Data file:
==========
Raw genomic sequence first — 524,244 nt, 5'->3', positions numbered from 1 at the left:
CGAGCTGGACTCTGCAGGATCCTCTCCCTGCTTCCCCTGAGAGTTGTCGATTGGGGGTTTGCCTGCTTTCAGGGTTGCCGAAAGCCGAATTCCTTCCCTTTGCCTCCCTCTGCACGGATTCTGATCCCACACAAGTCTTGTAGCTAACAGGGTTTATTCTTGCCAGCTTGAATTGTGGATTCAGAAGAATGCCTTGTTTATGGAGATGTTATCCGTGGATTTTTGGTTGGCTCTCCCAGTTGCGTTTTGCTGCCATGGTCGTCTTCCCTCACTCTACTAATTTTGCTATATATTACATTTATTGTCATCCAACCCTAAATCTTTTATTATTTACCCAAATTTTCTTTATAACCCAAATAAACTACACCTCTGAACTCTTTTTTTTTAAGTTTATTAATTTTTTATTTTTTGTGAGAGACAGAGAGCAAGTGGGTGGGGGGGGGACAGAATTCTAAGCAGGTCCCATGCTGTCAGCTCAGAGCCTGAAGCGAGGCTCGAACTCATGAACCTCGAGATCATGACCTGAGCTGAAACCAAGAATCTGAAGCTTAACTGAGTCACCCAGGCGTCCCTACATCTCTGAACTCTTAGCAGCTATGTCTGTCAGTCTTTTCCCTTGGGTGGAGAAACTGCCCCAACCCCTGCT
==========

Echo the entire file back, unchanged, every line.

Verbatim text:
Raw genomic sequence first — 524,244 nt, 5'->3', positions numbered from 1 at the left:
CGAGCTGGACTCTGCAGGATCCTCTCCCTGCTTCCCCTGAGAGTTGTCGATTGGGGGTTTGCCTGCTTTCAGGGTTGCCGAAAGCCGAATTCCTTCCCTTTGCCTCCCTCTGCACGGATTCTGATCCCACACAAGTCTTGTAGCTAACAGGGTTTATTCTTGCCAGCTTGAATTGTGGATTCAGAAGAATGCCTTGTTTATGGAGATGTTATCCGTGGATTTTTGGTTGGCTCTCCCAGTTGCGTTTTGCTGCCATGGTCGTCTTCCCTCACTCTACTAATTTTGCTATATATTACATTTATTGTCATCCAACCCTAAATCTTTTATTATTTACCCAAATTTTCTTTATAACCCAAATAAACTACACCTCTGAACTCTTTTTTTTTAAGTTTATTAATTTTTTATTTTTTGTGAGAGACAGAGAGCAAGTGGGTGGGGGGGGGACAGAATTCTAAGCAGGTCCCATGCTGTCAGCTCAGAGCCTGAAGCGAGGCTCGAACTCATGAACCTCGAGATCATGACCTGAGCTGAAACCAAGAATCTGAAGCTTAACTGAGTCACCCAGGCGTCCCTACATCTCTGAACTCTTAGCAGCTATGTCTGTCAGTCTTTTCCCTTGGGTGGAGAAACTGCCCCAACCCCTGCT